Why are there less female creative directors than male ones?
“The ad industry is to a large extent a blueprint of the American advertising industry the way it was established and organized in the 50’s and onwards; i.e. quite a hierarchical and a very male dominated organizational structure. This has in many ways become the template for how agencies around the world are organized; who is in power and how agency cultures are defined. Because the agency cultures were largely male dominated and power mainly distributed among white males, women were not only not recruited into powerful positions, but their experiences and perspectives were not really welcome or respected. The short answer to your questions is; power; both the power to lead and the power to make creative decisions as a Creative Director, is and has by tradition be a male exercise, a boys’ club to which women have not been invited – and perhaps also were not even interested to enter due to the very laddish culture. Many women have sought and found alternative ways of working with communication, deliberately dismissing the norm of agencies; for example, we find more women in design, in PR, as freelancers or at inhouse agencies”.
Although there are many women in this industry, why is it more unlikely for them to achieve high level roles? What would you change?
“There are several reasons. Women are still, unfortunately, mainly responsible for the care-taking of children when starting a family, from birth and onwards, even in a fairly gender equal country like Sweden. This responsibility is important and huge but not always compatible with long working hours and a lot of responsibility in the agency world. The day women and men, mothers and fathers, share this responsibility this will help enormously to create power and gender balance in the ad industry, preventing women from ‘having to’ take part time jobs and have less responsibility, and enabling them to take on leading roles and have more power. But there is yet another challenge – because men are in power at agencies they also have the primary power of recruiting, and people tend to recruit their own mirror image – men recruit men, white men recruit white men and so the pattern keeps repeating itself. Also, the male dominated ad agency cultures have a deterring effect on women in the sense that they do not always offer comfortable, safe environments where women feel they share the culture, the code of conduct, creativity, values or the sense of humor, for example.To change this we need to change the way we recruit, listen to, include, promote and pay women”.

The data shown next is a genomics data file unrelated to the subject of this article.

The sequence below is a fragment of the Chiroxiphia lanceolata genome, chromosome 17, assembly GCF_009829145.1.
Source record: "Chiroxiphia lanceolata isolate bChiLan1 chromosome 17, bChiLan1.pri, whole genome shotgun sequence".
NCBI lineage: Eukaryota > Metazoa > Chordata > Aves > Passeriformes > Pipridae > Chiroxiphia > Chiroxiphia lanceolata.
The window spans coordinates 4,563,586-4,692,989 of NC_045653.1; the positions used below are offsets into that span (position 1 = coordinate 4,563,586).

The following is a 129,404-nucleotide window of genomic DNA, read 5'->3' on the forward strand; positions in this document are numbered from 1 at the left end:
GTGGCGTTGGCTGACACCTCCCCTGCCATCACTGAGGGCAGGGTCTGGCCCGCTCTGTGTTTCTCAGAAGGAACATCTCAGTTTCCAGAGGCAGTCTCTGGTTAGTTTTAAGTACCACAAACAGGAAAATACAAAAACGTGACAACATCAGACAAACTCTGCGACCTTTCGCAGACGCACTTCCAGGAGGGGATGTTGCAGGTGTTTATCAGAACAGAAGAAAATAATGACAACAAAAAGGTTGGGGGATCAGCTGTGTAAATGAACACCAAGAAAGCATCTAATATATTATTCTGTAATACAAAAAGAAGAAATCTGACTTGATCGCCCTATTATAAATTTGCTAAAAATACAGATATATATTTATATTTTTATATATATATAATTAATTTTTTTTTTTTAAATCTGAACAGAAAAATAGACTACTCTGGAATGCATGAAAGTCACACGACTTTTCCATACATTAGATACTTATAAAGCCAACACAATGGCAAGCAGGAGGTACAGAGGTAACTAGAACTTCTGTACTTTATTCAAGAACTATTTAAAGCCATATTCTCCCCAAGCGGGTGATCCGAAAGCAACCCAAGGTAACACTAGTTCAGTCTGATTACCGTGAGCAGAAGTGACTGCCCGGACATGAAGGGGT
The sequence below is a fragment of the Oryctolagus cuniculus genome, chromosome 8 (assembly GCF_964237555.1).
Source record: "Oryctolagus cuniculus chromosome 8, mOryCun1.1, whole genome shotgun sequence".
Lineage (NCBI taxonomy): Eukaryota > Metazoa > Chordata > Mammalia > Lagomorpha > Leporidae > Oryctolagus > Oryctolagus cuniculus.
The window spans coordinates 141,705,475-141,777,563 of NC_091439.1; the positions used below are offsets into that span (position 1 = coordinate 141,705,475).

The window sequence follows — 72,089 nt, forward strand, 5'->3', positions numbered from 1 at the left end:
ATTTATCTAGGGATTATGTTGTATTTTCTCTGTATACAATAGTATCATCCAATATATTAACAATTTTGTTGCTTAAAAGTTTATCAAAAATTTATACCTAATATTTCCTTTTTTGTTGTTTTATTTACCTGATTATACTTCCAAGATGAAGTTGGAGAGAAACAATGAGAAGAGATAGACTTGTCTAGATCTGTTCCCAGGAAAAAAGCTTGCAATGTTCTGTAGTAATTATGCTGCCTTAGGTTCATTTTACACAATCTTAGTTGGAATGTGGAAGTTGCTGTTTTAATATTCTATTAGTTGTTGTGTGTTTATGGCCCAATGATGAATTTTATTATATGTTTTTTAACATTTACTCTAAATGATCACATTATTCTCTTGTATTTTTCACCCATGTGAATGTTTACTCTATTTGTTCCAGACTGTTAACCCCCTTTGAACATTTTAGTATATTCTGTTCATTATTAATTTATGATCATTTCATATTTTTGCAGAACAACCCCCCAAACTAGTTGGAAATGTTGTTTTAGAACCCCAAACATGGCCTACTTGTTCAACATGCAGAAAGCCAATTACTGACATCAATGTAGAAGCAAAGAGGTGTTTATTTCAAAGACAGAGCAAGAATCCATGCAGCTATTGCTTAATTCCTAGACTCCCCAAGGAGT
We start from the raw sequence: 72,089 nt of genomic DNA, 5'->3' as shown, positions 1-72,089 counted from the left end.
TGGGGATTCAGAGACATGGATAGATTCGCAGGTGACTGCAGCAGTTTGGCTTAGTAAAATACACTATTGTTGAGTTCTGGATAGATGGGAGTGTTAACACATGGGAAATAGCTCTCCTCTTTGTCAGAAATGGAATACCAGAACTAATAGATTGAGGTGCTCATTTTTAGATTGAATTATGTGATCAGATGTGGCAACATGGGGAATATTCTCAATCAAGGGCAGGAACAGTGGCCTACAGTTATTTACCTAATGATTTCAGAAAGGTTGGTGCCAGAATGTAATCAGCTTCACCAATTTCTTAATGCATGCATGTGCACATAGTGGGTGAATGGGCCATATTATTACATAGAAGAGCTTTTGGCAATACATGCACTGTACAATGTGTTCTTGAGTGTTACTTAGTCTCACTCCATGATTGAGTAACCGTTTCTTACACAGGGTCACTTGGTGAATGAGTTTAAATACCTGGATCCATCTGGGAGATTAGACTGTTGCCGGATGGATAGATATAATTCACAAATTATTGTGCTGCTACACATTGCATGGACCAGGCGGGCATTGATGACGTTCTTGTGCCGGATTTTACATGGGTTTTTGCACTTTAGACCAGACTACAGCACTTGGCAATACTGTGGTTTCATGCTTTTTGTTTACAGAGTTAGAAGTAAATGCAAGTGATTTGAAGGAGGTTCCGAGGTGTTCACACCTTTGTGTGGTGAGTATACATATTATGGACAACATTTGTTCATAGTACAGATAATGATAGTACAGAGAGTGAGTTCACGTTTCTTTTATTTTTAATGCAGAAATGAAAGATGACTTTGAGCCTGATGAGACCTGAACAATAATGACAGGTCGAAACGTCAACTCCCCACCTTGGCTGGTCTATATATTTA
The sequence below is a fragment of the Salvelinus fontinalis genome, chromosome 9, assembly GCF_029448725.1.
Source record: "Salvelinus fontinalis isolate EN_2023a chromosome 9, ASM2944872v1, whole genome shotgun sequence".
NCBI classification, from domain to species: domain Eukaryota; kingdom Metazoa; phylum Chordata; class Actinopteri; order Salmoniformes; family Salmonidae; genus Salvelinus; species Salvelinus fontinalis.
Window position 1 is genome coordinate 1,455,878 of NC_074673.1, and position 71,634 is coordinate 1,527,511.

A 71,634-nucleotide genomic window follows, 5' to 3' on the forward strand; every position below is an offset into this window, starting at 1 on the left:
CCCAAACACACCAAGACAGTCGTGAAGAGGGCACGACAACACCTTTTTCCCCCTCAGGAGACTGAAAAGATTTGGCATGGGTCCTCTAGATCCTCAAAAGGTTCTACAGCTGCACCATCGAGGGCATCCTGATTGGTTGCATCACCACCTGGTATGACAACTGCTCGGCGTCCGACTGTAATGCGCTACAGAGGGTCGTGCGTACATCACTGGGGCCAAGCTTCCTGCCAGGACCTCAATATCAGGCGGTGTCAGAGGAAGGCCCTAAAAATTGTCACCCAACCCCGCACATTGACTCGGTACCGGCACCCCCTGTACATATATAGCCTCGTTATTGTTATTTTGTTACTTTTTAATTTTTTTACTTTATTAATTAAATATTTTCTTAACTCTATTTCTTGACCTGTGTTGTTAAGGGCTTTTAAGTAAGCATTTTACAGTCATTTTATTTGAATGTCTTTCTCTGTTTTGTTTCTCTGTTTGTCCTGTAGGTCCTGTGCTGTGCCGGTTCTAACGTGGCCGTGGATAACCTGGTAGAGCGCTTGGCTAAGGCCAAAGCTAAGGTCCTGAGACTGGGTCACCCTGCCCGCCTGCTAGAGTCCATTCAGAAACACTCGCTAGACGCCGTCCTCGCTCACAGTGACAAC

In your personal experience, what is the greatest difficulty you have found and to whom or what do you give the credit to for having made it?
“One of the great challenges I have been part of was merging Ogilvy Stockholm with Grey Stockholm into one new agency, INGO, in 2011. It meant merging two different agency cultures, moving Grey into Ogilvy’s office and starting from scratch with a new agency where it was important that everyone was seen and heard and felt equally important in creating the new agency. I am glad the two management groups realized that nothing of this would happen by itself, but rather that it required a real effort. I and a colleague from Grey were appointed as ‘Cultural ambassadors’ and all the activities and strategies we came up with helped to enable an incredibly smooth and successful merge.
Another, more personal challenge, was writing my first book ‘Mad Women’ at the same time as I worked full-time as a Creative Director at Ogilvy; but I managed (working during holidays and nights and on trains and flights!) The support from my Art Director, Helena Thorsell, my publisher OLIKA and KOMM (The Swedish Association of Advertising Agencies) certainly helped”.
What is the campaign you are proud of the most and which is the one you would have liked to sign?
“One of my most successful campaigns is the work we did for The Children’s Cancer Foundation here in Sweden, when I was still at Ogilvy/INGO. We managed to raise a hell of a lot of money towards research and family support, by creating a new, strong concept which moved the brand from quite a sad, emotional expression to a much more empowering, positive position. I’m proud of the creative work and I’m proud of the money we raised. If I had signed Apple’s ‘Think Different’ I would have been happy and proud forever”.
“The industry faces many challenges in the shape of diversity, representation and inclusion, but above all and always – our challenge is to move consumer’s hearts and minds in a respectful, humanistic and relevant way, when communicating brands. That’s true regardless of platform or channel. It will always require a true, human interest in what touches people and means something to them; it requires strategy and creativity and skilled craftsmanship. That is something new technology, AI or whatever it is next, will never, ever change”.